…I think that we have to look into the context… what was Luther’s main objectives?.. he was not reasoning, as you’ve pointed out, that to be in Christ necessitates all the comprehensive components and not just a singular “faith” or “grace;” his aim was to dismantle the Church… how it could be done (attempted) and the fallacy of massaging his ego did not register in his mind/efforts… he preached against Church hierarchy and rejected one Pope, yet, consequently, created millions, how’s that for nonsensical? :banghead::banghead::banghead:
…I think it’s their version of ‘alone;’ they make themselves believe that they are not adding to Scriptures because the words seem to be different; in reality, they are simply adhering to their theological slant and conversing in “euphemism:” they reason that they 'are not really adding text but simply making the Word in a more “comprehensive.”
It’s the tree falling in the forest idiocy–‘less man say so, it doesn’t make a sound.’ :bigyikes::bigyikes::bigyikes:
And, as is another sad fruit of sola scriptura, Paul was speaking specifically of the Mosaic Law in his reference - think Leviticus. The Christian rule, as our Lord elaborated in the Gospels (“You have heard it said… but I tell you”), is a higher standard. You cannot meet a higher standard by disregarding even the lower standard. It is clear that James was refuting early “sola fide” types when he wrote his epistle.
Question for the OP – in what translation[s] did you find “quite apart from”? I did some poking around; it’s not in the KJV, and the only translations that my brief search could find were the 1921 Westminster translation (not exactly one of the commonly found translations) and in William Barclay’s translation that he uses in his Daily Study Bible.
Hi DaveBj. I picked up The New English Bible, with Apocrypha, leather bound, at a Chicago Book sale last summer, Cambridge University Press, New York, 1971. It was a nice edition and couldn’t pass it up. Printed in Great Britain. It was in this translation I found the phrase “justified by faith, quite apart from…” I found this phrase only in the NEB.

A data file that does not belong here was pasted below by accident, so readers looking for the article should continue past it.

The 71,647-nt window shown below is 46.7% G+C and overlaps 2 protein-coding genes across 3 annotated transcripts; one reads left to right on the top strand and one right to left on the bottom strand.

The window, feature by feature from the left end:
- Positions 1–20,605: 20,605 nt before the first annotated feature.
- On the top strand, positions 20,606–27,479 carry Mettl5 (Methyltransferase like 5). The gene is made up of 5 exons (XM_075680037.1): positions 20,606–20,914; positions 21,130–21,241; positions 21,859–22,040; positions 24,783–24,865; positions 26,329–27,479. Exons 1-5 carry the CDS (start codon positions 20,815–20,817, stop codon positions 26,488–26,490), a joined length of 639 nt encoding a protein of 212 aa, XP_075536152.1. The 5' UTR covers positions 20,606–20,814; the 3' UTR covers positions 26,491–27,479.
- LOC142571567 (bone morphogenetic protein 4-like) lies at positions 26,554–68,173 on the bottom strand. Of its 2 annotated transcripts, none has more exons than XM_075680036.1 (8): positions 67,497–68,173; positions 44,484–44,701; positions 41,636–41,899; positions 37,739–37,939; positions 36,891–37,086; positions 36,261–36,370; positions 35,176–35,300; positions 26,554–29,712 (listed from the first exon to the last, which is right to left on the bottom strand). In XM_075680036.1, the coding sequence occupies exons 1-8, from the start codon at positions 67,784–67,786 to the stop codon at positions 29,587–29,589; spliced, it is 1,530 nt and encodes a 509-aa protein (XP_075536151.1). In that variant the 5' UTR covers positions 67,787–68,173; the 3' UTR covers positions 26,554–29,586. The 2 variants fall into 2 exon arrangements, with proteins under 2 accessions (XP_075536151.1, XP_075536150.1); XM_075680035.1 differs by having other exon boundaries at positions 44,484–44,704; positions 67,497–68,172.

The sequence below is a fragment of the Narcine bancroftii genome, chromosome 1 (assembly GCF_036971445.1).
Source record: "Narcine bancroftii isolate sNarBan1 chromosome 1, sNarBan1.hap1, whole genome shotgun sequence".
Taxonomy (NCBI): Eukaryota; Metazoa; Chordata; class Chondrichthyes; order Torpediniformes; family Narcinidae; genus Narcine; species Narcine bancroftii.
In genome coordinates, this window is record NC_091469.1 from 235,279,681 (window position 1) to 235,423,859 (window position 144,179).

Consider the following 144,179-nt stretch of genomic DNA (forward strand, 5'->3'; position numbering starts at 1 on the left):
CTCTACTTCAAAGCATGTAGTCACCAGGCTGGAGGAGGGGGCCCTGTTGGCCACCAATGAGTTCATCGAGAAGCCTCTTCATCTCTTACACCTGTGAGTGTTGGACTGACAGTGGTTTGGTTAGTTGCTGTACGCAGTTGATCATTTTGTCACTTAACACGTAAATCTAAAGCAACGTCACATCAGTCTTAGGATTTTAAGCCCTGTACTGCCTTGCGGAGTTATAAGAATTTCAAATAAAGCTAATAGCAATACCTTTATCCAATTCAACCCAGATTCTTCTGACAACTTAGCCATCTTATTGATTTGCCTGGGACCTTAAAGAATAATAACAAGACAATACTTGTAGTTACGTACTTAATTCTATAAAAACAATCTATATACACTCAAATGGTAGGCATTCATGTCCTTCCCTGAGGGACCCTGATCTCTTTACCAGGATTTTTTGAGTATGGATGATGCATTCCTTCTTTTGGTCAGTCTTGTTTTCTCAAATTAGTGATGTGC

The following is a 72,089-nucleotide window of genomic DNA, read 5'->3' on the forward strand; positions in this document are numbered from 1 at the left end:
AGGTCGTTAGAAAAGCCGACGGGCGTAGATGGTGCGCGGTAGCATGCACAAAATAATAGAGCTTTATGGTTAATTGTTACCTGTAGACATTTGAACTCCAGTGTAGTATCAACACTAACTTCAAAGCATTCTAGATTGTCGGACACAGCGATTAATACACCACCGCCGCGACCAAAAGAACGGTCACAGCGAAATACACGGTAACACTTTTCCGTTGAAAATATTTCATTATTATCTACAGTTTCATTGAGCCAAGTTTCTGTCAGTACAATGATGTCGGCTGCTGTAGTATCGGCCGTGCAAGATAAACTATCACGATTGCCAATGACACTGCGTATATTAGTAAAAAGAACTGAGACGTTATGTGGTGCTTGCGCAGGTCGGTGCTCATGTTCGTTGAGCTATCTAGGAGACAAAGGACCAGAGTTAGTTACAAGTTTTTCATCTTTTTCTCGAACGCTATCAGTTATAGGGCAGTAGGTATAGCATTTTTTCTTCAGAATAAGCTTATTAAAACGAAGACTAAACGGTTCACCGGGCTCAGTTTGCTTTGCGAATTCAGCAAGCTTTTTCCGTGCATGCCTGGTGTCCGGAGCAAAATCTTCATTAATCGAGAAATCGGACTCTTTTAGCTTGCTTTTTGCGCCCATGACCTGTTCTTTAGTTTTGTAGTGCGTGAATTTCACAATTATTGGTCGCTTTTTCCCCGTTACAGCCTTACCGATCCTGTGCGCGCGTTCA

To all others that took time to respond, thank you!
You would think if Protestants believe in sola fide and follow a doctrine of sola scriptura, they would have included the word “alone” in Rom 3:28 of their English translations. I mean, if you are going so far as to remove entire books from Scripture, what’s the big deal about adding a single word? I’m being “quite” flippant and sarcastic. Couldn’t help it…sorry
…I understand what you’re saying, yet, from their perspective they have done nothing wrong… actually some believe (and may be teaching) that it is the Catholic Church that is wrong by “adding” *those *7 books to the Bible.
…they work from the premise that they are “correct,” ignoring all the factors that demonstrate that they are not.
…in their zealousness to hold to Protestant tenets they reject 1500 years of Church history; they point to factors that took place during the period of the Bible’s Canonicity–yet, only to those factors that “appear” to support their claim; they ignore the existence of the Septuagint (the Hebrew Bible’s Greek translation) which was quoted numerous times in the New Testament (en.wikipedia.org/wiki/Septuagint), and, as I’ve come to understand, they cite some Jewish “canon” as their reason/source for the exclusion of the 7 books from the Old Testament–of course they deliberately put aside the fact that Judaism rejects Jesus, as the Messiah, and the New Testament in its entirety…
So, they follow their leader/s, go against 1500 years of Church history, reject the Catholic Canon of Scriptures and side with anti-Christ and anti-New Testament source for authentication of the Protestant canon… but at least no once can accuse them of adding the term/word “alone” to Roman 3:28…
…yeah, quite a puzzling construct… yet, it seems that what it is important to Protestantism is the “feeling” of being “right” as they live up to their inheritance: protestation against the Teachings of the Catholic Church… it’s like the fallacy enjoyed by the Jehovah Witnesses: ‘we are the one true visible church of God because it says so in our title…’ :banghead::banghead::banghead: